A woman from Squamish is on the adventure of a lifetime canoeing across the U.S. from the Pacific Ocean to the Atlantic Ocean.
If she’s successful, adventure photographer Jillian A. Brown will be the first woman ever recorded to complete the route.
“The best way for us to describe it is more people have walked on the moon than have done this,” she said.
She spoke to The Squamish Chief from Lewiston, Idaho on the 25th day of the 210-day trip that will come to an end in the Florida Keys sometime in November.
Brown and her trip partner, social worker and long distance canoeist Martin Trahan, were getting set to embark on their portage across the continental divide using a canoe cart.
“It’s like pulling 300 pounds on two tiny flat tires with 80 pounds on your back,” Brown said.
The pair are now three weeks into their 7,600-kilometre journey and have already paddled upstream along the Columbia and Snake rivers. Brown has photographed eagles, ospreys, owls, seals and even a rattlesnake after nearly stepping on it. She’s also marveled at floating homes along the Columbia connected by dock sidewalks that ebb and flow with the tides.
But while the trip has been beautiful, it’s also been challenging.
She said the rivers are more than two metres higher than usual this year, so portages around dams that were supposed to be two kilometres long have ended up being 10 to 14 kilometres.
“The currents we’re going against are up to 30 kilometres per hour and we’re looking at each other, like, we have to do this,” she said.
On top of that, they’re travelling through “civilization” instead of pure wilderness like her previous long-distance kayak trips in places like Alaska. That means finding a place to camp amidst private property is another challenge.
“But as soon as you go and talk to somebody every single person is like come on in, what can I do for you,” she said. “Park rangers have even driven half an hour to open up showers that are closed for us.”
Brown grew up in Winnipeg, Man. and says she became acquainted with the outdoors from an early age thanks to her family’s cottage on an island outside of Kenora, Ont. Her father, Brian Brown, said she used to go out into the wilderness as a pre-teen with a disposable camera and come back with marvelous pictures of animals she found.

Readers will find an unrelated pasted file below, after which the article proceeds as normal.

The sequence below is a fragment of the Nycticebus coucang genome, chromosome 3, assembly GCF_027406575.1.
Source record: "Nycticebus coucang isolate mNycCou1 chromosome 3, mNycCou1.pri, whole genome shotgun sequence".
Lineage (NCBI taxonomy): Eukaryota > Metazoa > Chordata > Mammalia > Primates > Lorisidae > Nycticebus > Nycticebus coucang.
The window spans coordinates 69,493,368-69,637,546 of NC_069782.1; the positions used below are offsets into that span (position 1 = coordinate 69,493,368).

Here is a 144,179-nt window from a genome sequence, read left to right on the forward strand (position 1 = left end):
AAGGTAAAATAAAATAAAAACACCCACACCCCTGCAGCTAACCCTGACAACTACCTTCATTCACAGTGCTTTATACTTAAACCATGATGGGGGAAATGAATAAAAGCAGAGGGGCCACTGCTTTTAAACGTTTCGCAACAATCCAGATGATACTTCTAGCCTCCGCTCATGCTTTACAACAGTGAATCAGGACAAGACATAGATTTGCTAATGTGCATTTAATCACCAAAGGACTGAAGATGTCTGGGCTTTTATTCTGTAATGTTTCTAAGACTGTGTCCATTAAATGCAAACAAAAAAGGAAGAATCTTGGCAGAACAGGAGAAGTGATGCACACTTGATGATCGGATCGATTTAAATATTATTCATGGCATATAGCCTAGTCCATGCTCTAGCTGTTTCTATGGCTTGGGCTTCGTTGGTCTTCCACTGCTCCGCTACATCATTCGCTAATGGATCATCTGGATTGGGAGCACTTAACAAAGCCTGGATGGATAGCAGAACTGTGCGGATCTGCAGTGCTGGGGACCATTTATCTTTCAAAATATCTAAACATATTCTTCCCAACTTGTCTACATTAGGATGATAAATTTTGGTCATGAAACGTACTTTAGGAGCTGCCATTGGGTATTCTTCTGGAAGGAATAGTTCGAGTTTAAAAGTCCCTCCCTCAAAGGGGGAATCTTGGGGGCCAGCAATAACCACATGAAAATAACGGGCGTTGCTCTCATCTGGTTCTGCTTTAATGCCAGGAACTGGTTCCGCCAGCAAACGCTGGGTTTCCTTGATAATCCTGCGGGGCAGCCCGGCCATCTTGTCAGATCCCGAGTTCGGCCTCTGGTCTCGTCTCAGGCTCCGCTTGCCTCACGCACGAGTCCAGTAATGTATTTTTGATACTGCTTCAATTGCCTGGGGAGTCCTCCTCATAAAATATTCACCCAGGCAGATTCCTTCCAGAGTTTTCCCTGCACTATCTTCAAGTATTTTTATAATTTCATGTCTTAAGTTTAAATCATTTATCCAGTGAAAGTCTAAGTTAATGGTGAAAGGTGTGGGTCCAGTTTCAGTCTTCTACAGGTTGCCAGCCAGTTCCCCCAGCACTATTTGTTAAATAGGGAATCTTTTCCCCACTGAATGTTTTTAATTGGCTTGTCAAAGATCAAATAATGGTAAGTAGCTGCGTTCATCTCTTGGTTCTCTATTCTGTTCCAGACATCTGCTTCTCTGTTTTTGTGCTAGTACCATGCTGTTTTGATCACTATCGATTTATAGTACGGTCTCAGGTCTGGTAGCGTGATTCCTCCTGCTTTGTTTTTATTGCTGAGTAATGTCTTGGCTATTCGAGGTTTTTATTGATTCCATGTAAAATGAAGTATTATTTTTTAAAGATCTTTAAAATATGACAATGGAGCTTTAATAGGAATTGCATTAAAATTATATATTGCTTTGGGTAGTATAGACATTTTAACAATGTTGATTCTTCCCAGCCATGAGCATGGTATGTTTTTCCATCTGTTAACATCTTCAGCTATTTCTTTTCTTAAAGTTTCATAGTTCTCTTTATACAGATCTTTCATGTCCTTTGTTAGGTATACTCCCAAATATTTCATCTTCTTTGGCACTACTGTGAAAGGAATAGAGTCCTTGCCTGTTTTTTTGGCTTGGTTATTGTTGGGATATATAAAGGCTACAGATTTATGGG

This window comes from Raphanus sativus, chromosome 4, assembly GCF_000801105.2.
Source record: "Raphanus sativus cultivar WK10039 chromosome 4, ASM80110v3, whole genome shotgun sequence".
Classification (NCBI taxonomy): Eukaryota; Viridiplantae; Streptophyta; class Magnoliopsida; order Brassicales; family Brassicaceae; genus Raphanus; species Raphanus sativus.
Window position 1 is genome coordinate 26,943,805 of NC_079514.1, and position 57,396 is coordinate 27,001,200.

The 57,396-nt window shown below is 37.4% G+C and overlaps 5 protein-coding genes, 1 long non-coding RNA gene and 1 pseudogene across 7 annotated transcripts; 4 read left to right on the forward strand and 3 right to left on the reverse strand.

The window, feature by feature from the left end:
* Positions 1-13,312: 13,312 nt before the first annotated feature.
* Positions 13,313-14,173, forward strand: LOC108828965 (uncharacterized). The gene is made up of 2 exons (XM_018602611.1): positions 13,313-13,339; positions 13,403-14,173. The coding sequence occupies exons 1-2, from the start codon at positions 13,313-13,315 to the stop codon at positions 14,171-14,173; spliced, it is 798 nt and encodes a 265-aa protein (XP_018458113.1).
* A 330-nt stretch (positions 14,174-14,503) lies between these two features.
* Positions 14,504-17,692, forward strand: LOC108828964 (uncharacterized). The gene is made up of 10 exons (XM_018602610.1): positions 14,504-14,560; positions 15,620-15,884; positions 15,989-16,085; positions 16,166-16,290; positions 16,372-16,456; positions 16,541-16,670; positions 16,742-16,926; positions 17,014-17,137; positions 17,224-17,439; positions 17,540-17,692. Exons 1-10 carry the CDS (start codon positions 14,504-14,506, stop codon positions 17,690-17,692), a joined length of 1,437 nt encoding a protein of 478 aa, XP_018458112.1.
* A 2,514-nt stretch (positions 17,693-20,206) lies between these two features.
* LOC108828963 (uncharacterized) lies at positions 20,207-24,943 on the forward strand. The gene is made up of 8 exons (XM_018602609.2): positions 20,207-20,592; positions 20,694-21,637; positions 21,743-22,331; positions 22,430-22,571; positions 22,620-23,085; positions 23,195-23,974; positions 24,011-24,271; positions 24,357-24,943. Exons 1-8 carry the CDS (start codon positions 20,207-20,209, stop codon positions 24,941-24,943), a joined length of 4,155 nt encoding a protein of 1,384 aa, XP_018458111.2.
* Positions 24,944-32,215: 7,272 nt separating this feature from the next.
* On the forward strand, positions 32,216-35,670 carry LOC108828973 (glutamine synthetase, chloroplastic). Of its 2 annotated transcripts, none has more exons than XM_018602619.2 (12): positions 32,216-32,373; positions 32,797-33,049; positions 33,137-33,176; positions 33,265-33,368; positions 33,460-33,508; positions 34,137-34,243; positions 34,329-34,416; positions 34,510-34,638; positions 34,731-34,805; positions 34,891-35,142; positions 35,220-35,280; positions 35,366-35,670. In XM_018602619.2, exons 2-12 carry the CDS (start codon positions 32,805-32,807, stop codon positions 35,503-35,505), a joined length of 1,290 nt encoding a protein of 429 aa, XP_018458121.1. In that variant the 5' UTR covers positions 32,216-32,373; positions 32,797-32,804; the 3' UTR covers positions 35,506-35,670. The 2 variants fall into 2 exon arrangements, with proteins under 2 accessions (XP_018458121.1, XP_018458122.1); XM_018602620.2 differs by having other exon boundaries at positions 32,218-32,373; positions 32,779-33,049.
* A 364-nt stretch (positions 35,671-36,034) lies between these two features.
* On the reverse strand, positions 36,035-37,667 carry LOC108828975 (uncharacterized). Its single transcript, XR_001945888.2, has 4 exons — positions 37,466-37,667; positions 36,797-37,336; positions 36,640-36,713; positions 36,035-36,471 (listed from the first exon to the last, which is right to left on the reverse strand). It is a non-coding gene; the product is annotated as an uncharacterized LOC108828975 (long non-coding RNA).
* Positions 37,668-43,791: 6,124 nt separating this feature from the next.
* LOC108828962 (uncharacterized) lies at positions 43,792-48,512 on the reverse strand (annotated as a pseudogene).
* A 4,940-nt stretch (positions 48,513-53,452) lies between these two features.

“She has this knack to get really close,” Brian said. “We weren’t allowed to go because we’re too noisy and we scare everything.”
Flash forward nearly two decades and her mother, Kelly Brown, said the walls of their cabin are now covered with her photos of frogs, deer, foxes, herons and even the black bears that live on the island.
“She thrives on this. She needs to be out in nature and with wildlife and in the elements,” Kelly said.
Her parents aren’t scared either. Instead, they liken her career to that of an airline pilot or an astronaut — one with inherent risks and incredible rewards.
The Browns drove down with their daughter to Astoria, Or. to watch her and Trahan launch their canoe and begin their trip from a cloudy marina dock on April 28.
Brown only met Trahan, her adventure partner for the next six months, for the first time in person three days before they set out. She said Trahan had been planning the trip for a year, and connected with her over social media and invited her to join.
From there, they became fast friends.
“We both trusted that it was going to work out,” she said. “I couldn’t have asked for a better partner. It’s like we’ve known each other forever.”
Those curious about the trip can track their progress via GPS at on their Coursing Through America website.